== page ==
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An ambassador for human rights won’t convince the world that Britain cares

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The foreign secretary Jeremy Hunt has created a new role of ambassador for human rights, which, according to a Foreign Office statement, “demonstrates the UK’s commitment to defending human rights globally”. Plainly it does nothing of the sort. What it demonstrates is the government’s desperation to repair the reputational damage incurred as its support for the worst human rights abusers of the Middle East comes under increasing scrutiny.

Consider a few dramatic episodes in the past year, from Israel’s massacring of unarmed civilians in Gaza, to the murder and dismemberment of the Saudi journalist Jamal Khashoggi, to the carnage caused by the Saudi-UAE assault on Yemen. In each case, Hunt has performed his now familiar impersonation of an innocent bystander, expressing his “concern” while arms sales and diplomatic support to the culprits continue uninterrupted. In Yemen, substantial British and American assistance has been indispensable in sustaining a Saudi-UAE war effort that is the primary cause of the world’s worst humanitarian catastrophe, with an estimated 85,000 children under five dead from starvation or preventable disease, and thousands more killed in indiscriminate bombing.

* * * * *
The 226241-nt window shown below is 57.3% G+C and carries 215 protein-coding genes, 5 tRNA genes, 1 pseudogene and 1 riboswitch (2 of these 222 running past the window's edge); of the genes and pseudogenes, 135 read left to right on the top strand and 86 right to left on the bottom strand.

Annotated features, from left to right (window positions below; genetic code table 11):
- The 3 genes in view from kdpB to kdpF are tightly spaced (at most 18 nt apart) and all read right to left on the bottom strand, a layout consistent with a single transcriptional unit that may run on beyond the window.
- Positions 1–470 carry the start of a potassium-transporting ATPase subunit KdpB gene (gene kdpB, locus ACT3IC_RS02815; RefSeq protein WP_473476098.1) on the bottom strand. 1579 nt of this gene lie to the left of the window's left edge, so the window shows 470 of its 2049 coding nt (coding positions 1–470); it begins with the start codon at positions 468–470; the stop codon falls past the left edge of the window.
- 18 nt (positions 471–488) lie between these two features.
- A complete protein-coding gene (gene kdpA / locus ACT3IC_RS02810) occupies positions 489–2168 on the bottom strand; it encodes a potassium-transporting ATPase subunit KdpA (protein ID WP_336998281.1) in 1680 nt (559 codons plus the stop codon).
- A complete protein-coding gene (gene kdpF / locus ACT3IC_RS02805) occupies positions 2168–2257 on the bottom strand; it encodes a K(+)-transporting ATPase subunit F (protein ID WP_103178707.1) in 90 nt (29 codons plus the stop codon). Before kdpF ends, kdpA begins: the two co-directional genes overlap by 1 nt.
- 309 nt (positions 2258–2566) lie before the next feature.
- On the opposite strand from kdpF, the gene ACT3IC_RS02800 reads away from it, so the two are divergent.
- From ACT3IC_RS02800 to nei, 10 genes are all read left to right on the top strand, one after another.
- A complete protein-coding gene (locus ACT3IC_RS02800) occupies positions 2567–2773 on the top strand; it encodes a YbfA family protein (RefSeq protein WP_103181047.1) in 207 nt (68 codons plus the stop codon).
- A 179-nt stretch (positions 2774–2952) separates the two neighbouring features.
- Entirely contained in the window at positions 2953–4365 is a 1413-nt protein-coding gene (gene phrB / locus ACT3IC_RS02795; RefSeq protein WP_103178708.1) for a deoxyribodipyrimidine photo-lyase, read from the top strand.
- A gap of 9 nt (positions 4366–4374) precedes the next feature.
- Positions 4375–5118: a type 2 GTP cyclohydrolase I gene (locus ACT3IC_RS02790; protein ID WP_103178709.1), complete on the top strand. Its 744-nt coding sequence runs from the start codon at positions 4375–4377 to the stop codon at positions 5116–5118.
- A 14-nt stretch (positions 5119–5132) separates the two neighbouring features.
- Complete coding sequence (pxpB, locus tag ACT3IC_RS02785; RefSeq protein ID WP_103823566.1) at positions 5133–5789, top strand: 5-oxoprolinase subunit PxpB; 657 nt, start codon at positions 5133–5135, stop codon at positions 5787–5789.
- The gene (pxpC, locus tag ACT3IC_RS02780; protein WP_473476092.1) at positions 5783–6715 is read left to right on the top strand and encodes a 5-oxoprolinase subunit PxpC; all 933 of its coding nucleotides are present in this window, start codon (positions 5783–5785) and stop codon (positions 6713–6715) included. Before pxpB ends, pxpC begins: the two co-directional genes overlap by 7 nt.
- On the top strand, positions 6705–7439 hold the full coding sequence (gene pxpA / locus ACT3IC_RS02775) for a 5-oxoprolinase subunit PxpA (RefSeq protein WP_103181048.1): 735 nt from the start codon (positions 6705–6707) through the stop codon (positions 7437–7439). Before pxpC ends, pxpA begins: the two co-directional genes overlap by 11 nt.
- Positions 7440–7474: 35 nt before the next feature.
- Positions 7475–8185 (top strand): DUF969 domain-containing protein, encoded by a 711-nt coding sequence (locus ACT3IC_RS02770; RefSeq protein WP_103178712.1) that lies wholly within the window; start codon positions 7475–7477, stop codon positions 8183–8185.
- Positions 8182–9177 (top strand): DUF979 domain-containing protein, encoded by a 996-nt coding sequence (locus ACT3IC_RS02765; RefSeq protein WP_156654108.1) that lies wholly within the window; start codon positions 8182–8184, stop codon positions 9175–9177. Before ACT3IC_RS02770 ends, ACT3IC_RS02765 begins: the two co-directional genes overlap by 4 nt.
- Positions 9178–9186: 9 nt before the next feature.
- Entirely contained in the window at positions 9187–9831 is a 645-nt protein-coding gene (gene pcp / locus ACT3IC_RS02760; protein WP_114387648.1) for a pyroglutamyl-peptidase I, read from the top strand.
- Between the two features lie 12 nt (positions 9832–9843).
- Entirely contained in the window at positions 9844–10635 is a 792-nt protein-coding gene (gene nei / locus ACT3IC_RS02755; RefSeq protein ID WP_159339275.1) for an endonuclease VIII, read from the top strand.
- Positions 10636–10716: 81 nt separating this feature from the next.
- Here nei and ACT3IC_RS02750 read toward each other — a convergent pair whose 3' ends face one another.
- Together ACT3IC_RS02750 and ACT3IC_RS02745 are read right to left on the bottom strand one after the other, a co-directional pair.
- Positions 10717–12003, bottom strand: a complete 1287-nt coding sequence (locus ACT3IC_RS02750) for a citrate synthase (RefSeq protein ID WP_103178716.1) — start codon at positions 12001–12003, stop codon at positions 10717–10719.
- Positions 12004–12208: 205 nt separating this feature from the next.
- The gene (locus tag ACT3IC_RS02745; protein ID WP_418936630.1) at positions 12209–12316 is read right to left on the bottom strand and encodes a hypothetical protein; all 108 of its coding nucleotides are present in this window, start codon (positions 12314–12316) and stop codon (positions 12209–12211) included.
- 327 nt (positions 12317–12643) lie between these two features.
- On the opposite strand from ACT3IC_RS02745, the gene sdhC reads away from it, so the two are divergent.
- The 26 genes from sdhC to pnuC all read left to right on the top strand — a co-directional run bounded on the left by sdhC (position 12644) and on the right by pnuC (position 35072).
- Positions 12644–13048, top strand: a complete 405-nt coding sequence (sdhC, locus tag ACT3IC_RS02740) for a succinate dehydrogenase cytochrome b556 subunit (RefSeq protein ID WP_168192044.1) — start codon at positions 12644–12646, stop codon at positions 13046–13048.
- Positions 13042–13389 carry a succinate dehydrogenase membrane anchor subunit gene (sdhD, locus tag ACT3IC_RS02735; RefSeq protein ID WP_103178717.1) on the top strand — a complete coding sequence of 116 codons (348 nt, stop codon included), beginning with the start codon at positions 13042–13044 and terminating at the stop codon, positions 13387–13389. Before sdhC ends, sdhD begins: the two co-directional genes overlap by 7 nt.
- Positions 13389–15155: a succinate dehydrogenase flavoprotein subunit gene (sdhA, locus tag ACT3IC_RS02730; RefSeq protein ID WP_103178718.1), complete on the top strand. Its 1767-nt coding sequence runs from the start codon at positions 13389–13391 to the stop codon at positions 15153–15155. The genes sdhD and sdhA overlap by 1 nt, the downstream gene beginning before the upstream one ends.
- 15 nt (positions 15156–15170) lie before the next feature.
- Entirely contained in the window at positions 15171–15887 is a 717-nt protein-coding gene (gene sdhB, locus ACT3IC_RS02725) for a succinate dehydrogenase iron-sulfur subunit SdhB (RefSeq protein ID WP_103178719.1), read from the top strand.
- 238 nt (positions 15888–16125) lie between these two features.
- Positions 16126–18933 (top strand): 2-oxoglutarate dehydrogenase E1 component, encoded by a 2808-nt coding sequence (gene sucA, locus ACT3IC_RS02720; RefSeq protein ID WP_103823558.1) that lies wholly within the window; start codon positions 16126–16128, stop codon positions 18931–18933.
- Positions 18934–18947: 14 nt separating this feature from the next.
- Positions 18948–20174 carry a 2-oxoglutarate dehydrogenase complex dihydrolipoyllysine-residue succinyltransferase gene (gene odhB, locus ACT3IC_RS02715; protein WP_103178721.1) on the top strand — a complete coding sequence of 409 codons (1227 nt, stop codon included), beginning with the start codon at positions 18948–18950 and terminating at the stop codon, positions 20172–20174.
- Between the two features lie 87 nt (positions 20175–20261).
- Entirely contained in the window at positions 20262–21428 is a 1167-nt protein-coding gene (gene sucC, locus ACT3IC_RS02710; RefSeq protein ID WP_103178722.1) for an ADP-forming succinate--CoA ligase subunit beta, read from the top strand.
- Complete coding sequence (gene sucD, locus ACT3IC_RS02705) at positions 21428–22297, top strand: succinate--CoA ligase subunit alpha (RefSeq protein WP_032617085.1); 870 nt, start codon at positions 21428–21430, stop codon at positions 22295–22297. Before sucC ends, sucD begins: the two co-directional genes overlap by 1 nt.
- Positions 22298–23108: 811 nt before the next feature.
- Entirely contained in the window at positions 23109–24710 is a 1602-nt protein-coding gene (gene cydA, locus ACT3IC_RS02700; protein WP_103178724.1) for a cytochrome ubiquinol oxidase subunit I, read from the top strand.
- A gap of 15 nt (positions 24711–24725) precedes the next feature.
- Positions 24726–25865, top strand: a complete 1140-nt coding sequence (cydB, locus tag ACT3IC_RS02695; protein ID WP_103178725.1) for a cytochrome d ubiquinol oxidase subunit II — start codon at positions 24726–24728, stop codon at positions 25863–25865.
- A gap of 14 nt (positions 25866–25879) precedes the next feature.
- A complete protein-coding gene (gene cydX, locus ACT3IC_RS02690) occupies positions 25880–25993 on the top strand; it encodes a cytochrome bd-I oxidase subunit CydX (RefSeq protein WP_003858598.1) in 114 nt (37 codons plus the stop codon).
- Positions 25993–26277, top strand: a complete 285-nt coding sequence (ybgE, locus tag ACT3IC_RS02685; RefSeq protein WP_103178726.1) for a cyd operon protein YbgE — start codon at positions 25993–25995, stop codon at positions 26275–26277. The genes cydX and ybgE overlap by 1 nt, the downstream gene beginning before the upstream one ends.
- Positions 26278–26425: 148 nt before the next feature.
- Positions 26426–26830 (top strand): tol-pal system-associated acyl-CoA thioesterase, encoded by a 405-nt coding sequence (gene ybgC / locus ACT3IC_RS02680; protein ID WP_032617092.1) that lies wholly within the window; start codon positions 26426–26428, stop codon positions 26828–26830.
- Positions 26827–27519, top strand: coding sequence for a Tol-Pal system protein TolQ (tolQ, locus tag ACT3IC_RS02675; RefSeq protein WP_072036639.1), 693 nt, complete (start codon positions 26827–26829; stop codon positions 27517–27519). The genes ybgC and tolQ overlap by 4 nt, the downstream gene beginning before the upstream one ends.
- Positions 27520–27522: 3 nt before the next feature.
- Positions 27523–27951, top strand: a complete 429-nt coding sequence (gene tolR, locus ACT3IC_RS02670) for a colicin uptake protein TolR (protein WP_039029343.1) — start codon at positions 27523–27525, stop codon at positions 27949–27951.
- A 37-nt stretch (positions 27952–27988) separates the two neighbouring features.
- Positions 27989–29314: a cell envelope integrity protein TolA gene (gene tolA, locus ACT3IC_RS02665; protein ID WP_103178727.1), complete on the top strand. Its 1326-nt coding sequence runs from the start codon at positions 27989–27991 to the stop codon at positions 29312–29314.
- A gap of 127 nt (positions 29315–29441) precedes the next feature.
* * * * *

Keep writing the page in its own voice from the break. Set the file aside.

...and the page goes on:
To say that Britain lacks the credibility to promote human rights to others would be to state the case very........

© The Guardian